Intellectual property protects an individual’s original creative works or inventions from exploitation. There are four general categories of intellectual property:
Intellectual property law indicates ownership of original works, discoveries, and inventions. Using someone else’s intellectual property without permission is called infringement. Sometimes using a similar version of the owner’s intellectual property also qualifies as infringement.
When intellectual property has been infringed, the owner can seek damages against the infringer. Damages may include lost profits, punitive damages, and statutory damages. Additionally, some types of infringement might also incur criminal fines or require the confiscation of all infringing goods.
To make something your intellectual property, you can get a copyright, patent, or trademark.
Usually the person who first creates or invents something is the owner of the intellectual property, but often employers contract to own what their employees create on the job. Also, rights to intellectual property can be given away temporarily through a licensing agreement.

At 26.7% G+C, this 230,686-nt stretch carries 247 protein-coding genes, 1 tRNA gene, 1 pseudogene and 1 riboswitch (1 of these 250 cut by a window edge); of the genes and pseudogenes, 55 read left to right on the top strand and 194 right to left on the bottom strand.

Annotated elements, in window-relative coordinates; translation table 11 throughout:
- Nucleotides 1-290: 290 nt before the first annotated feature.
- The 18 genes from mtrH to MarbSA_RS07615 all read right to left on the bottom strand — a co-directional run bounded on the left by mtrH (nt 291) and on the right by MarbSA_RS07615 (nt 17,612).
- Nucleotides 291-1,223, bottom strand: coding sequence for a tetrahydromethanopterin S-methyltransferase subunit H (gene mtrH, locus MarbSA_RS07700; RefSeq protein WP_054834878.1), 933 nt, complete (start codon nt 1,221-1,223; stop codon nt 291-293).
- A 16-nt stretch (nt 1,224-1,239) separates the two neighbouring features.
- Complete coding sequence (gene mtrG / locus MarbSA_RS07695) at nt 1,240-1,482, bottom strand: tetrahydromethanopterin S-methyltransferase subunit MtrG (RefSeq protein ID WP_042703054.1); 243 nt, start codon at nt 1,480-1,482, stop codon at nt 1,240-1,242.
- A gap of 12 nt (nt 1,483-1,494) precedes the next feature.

The public has a right to use intellectual property for research, education, and news reporting. Often to use someone’s property, you must denote that the work is not your own. For example, a citation in a paper or placing a photographer’s name on her photos gives proper recognition to the owner.
Protecting your intellectual property against infringement is important, particularly to a business that relies on it. Additionally, being accused of infringement can be costly. An intellectual property attorney can assist you if you find yourself on either end.